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To Keep Pounds Off, Lose Slowly

July 15, 2002|Bob Condor

If you are planning to reach your own "playing weight," both the American College of Sports Medicine and the American Dietetic Assn. recommend losing no more than 2 pounds per week. Dropping pounds at a faster rate typically means you are losing water weight and breaking down muscle mass; neither outcome will boost your energy levels. Besides, pounds you lose too fast will be hard to keep off.

To lose 1 pound each week, subtract 500 calories a day by consuming less and being more active. The best food targets are saturated fats (mostly in animal fats and processed foods) and trans fats (often called partially hydrogenated fats/oils on the label). For activity, use a combination of aerobic exercise (walking, running, cycling) and resistance training (weights, bands, isometric exercises--push-ups, crunches and other moves that use your own body weight for resistance).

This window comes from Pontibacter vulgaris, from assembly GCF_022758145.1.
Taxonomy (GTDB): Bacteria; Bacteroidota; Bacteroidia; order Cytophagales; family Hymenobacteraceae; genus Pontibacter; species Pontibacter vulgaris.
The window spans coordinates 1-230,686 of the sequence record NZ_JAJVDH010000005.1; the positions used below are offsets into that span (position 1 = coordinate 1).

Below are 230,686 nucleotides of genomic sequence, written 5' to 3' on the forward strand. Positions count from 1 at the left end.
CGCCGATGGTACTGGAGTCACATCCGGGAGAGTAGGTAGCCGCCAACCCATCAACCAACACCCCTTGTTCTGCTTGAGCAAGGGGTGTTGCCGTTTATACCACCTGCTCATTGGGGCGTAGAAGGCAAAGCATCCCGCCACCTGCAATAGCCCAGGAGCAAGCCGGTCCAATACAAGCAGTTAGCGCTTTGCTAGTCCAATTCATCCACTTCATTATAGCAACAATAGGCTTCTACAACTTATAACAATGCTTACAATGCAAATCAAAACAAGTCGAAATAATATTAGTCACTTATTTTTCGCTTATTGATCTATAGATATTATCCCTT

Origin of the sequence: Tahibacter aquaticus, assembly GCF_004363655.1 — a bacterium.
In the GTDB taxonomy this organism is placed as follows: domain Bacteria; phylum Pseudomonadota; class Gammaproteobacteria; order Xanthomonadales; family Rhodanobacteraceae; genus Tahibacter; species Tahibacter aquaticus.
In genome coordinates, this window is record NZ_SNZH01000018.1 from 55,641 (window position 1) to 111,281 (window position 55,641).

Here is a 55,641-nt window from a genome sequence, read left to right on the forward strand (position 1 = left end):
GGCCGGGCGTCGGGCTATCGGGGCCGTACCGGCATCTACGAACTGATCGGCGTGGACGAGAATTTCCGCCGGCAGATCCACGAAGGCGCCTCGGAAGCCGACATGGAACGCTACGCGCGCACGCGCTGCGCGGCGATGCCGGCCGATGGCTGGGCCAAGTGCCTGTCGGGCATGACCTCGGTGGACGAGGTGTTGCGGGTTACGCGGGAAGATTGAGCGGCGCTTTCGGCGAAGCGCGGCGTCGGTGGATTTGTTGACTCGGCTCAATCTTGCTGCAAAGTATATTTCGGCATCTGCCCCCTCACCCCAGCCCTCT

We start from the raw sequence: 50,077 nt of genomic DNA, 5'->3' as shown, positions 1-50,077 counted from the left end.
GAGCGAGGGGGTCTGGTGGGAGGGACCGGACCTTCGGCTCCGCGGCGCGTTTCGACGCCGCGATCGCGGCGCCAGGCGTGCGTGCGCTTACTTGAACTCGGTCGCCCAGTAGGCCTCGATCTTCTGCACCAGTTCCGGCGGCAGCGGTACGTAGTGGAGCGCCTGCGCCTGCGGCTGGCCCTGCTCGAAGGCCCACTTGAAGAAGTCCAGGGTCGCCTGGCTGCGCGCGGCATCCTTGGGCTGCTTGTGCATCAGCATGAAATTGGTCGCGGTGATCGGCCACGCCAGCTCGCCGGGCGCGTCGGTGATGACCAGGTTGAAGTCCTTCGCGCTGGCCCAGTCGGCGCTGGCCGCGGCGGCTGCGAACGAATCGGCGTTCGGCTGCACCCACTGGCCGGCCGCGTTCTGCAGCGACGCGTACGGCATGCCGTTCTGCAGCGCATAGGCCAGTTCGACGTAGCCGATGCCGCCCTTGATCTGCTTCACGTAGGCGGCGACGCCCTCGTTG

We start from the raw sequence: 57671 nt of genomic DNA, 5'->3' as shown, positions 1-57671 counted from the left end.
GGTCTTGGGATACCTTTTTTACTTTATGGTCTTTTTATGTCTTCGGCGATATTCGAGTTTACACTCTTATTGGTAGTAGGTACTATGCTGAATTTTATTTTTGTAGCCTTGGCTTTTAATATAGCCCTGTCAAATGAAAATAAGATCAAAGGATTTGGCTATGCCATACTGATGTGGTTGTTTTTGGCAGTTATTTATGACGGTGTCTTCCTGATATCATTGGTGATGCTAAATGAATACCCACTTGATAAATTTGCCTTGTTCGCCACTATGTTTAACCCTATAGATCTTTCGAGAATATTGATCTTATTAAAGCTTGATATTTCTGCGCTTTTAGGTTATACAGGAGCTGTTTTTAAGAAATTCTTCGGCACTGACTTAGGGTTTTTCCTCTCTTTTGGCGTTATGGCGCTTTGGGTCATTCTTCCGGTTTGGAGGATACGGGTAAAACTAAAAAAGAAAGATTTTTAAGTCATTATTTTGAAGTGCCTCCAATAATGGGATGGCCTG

"Trying to do it all either through food or exercise is not the answer," said Barbara Day, a Louisville, Ky.-based sports nutritionist. "Making both changes will have the greatest impact." If you intend to lose weight to play a specific sport, Day said, there are accepted ranges of body-fat percentage according to sport (and sometimes by position). Women's ranges tend to be a bit higher than men's.

Some examples: Ideal weight for softball players is 12% to 18% body fat for women and 8% to 14% for men. Female golfers should aim for 12% to 20%, while men tend to play best at 10% to 16%. Women on a weightlifting program will be hitting optimal body-fat range at 10% to 18%, while men do the same at 5% to 12%. Remember, those are ideal weight ranges. For starters, losing a pound or two of undesired weight a week will make a dramatic difference in whatever game you choose.

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Bob Condor

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